The feudal relationship is inherently based on power. In Medieval Europe, people would pledge their allegiance to a feudal lord in exchange for that lord’s protection. This arrangement changed as the lords realized that they had all the power and could do whatever they wanted. Vassals were used and abused; peasants were tied to their land and became serfs.

It’s the Internet lords’ popularity and ubiquity that enable them to profit; laws and government relationships make it easier for them to hold onto power. These lords are vying with each other for profits and power. By spending time on their sites and giving them our personal information—whether through search queries, e-mails, status updates, likes, or simply our behavioral characteristics—we are providing the raw material for that struggle. In this way we are like serfs, toiling the land for our feudal lords. If you don’t believe me, try to take your data with you when you leave Facebook. And when war breaks out among the giants, we become collateral damage.

So how do we survive? Increasingly, we have little alternative but to trust someone, so we need to decide who we trust—and who we don’t—and then act accordingly. This isn’t easy; our feudal lords go out of their way not to be transparent about their actions, their security, or much of anything. Use whatever power you have—as individuals, none; as large corporations, more—to negotiate with your lords. And, finally, don’t be extreme in any way: politically, socially, culturally. Yes, you can be shut down without recourse, but it’s usually those on the edges that are affected. Not much solace, I agree, but it’s something.

On the policy side, we have an action plan. In the short term, we need to keep circumvention—the ability to modify our hardware, software, and data files—legal and preserve net neutrality. Both of these things limit how much the lords can take advantage of us, and they increase the possibility that the market will force them to be more benevolent. The last thing we want is the government—that’s us—spending resources to enforce one particular business model over another and stifling competition.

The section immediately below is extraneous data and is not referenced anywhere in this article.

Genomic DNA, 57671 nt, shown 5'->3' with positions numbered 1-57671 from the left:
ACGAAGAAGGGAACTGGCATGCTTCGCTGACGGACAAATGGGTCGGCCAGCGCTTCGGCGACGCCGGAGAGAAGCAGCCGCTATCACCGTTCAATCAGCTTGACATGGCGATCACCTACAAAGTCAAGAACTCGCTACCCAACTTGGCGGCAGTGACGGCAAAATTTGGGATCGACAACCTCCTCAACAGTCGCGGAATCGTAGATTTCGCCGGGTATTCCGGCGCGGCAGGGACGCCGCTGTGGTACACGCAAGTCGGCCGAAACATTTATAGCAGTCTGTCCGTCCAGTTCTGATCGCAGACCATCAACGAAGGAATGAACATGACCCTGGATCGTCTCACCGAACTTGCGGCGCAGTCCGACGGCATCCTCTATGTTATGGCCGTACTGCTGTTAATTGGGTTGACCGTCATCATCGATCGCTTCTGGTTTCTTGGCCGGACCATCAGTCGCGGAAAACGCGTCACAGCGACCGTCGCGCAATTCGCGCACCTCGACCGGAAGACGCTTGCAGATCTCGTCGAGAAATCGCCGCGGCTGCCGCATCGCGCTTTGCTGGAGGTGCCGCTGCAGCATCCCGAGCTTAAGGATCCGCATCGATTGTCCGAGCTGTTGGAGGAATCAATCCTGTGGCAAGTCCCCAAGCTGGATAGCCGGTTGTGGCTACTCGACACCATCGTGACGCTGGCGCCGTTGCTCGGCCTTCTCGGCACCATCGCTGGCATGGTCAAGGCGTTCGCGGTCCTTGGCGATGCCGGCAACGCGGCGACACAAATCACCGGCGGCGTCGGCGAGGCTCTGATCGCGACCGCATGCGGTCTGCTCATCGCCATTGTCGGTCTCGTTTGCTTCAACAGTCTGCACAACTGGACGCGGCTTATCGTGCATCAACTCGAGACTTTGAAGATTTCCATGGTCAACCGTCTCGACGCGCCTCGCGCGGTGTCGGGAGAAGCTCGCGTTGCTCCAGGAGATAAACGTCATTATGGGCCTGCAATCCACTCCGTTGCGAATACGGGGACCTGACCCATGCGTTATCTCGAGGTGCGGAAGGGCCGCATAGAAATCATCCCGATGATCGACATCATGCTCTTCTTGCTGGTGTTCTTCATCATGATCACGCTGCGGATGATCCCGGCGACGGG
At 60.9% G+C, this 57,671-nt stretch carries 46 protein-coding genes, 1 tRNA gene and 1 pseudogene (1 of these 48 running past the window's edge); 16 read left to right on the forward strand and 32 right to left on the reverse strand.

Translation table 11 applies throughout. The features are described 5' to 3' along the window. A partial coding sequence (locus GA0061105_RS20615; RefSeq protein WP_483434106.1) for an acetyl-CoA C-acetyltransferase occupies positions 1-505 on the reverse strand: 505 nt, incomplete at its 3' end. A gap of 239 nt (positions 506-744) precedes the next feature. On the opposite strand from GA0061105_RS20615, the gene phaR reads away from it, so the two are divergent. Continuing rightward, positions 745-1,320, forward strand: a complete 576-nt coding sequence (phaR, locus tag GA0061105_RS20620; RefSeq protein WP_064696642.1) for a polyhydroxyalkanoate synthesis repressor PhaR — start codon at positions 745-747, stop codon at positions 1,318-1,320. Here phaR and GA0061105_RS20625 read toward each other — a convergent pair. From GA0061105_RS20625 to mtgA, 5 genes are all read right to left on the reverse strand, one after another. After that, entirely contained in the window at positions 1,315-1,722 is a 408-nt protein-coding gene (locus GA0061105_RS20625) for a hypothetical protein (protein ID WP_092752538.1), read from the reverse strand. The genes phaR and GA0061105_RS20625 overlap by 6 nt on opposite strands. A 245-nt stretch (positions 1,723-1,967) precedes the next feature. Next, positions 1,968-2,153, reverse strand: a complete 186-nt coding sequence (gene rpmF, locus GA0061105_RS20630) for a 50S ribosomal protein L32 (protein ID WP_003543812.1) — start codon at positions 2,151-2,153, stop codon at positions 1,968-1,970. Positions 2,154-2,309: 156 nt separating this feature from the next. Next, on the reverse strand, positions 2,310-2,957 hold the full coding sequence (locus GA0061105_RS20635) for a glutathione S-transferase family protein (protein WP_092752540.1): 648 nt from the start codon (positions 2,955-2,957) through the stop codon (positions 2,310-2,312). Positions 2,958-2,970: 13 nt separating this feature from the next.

In the longer term, we all need to work to reduce the power imbalance. Medieval feudalism evolved into a more balanced relationship in which lords had responsibilities as well as rights. Today’s Internet feudalism is both ad hoc and one-sided. We have no choice but to trust the lords, but we receive very few assurances in return. The lords have a lot of rights, but few responsibilities or limits. We need to balance this relationship, and government intervention is the only way we’re going to get it. In medieval Europe, the rise of the centralized state and the rule of law provided the stability that feudalism lacked. The Magna Carta first forced responsibilities on governments and put humans on the long road toward government by the people and for the people.

We need a similar process to rein in our Internet lords, and it’s not something that market forces are likely to provide. The very definition of power is changing, and the issues are far bigger than the Internet and our relationships with our IT providers.

This essay originally appeared on the Harvard Business Review website. It is an update of this earlier essay on the same topic. “Feudal security” is a metaphor I have been using a lot recently; I wrote this essay without rereading my previous essay.

EDITED TO ADD (6/13): There is another way the feudal metaphor applies to the Internet. There is no commons; every part of the Internet is owned by someone. This article explores that aspect of the metaphor.